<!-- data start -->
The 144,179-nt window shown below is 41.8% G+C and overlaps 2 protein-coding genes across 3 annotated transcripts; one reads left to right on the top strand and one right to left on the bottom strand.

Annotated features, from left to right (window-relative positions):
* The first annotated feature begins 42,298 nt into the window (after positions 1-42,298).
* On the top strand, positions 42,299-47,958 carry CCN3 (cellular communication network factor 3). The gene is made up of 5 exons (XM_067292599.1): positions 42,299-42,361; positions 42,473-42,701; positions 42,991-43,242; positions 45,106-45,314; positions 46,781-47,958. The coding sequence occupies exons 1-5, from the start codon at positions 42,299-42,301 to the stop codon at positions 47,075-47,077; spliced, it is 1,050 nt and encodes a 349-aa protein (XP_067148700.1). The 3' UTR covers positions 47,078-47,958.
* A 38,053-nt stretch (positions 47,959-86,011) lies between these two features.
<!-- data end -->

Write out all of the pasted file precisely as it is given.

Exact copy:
The 144,179-nt window shown below is 41.8% G+C and overlaps 2 protein-coding genes across 3 annotated transcripts; one reads left to right on the top strand and one right to left on the bottom strand.

Annotated features, from left to right (window-relative positions):
* The first annotated feature begins 42,298 nt into the window (after positions 1-42,298).
* On the top strand, positions 42,299-47,958 carry CCN3 (cellular communication network factor 3). The gene is made up of 5 exons (XM_067292599.1): positions 42,299-42,361; positions 42,473-42,701; positions 42,991-43,242; positions 45,106-45,314; positions 46,781-47,958. The coding sequence occupies exons 1-5, from the start codon at positions 42,299-42,301 to the stop codon at positions 47,075-47,077; spliced, it is 1,050 nt and encodes a 349-aa protein (XP_067148700.1). The 3' UTR covers positions 47,078-47,958.
* A 38,053-nt stretch (positions 47,959-86,011) lies between these two features.